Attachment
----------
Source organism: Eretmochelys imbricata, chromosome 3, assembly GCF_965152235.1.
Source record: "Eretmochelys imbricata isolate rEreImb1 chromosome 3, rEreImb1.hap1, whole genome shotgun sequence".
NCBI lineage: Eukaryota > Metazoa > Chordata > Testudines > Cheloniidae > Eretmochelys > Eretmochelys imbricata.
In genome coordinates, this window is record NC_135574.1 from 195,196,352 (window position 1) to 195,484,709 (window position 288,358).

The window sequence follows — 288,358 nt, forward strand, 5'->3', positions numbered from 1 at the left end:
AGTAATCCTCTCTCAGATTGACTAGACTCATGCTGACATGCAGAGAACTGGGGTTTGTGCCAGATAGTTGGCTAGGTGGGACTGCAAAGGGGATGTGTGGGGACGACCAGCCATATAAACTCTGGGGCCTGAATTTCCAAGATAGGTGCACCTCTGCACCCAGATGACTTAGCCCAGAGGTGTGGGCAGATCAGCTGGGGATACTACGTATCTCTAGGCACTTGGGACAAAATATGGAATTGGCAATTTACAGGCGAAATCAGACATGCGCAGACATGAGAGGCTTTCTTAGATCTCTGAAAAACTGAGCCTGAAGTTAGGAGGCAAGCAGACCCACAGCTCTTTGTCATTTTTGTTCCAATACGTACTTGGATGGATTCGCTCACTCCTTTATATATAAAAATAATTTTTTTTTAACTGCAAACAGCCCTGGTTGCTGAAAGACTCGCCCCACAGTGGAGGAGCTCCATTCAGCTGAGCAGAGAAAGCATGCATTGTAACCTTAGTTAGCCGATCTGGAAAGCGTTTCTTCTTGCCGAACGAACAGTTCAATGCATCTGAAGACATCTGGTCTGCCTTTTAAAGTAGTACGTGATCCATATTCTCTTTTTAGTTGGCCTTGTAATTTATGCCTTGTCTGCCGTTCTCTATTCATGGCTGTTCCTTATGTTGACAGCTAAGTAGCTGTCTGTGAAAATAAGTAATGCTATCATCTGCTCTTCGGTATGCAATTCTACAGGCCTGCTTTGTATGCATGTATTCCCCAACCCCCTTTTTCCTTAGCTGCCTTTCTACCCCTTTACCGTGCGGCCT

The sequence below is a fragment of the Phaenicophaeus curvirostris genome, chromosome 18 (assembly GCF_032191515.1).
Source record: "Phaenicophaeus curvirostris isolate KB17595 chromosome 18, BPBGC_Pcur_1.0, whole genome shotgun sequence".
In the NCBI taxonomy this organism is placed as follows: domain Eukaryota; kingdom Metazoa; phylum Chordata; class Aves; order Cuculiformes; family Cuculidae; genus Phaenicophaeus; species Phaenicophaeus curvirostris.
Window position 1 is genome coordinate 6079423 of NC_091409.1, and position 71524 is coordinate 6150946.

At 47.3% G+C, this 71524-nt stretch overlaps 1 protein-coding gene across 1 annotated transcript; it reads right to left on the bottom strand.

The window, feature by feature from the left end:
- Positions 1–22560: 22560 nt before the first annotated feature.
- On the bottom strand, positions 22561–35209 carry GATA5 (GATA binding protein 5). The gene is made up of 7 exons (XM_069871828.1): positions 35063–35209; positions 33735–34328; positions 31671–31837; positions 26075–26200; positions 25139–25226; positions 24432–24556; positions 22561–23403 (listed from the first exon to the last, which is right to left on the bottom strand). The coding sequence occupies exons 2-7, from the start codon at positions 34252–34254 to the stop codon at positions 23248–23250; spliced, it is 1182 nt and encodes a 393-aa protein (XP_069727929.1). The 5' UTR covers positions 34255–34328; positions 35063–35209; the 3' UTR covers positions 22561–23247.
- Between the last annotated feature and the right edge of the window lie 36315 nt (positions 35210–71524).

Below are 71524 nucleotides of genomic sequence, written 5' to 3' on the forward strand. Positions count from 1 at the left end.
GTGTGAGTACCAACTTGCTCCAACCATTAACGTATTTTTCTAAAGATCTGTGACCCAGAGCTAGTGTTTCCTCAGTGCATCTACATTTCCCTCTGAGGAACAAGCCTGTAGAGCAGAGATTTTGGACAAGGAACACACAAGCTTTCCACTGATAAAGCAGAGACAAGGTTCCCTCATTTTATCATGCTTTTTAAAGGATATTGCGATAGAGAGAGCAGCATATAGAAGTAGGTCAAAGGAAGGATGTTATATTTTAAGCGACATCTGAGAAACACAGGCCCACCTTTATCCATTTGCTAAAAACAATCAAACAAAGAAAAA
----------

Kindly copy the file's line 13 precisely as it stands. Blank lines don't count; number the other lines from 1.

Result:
- Positions 1–22560: 22560 nt before the first annotated feature.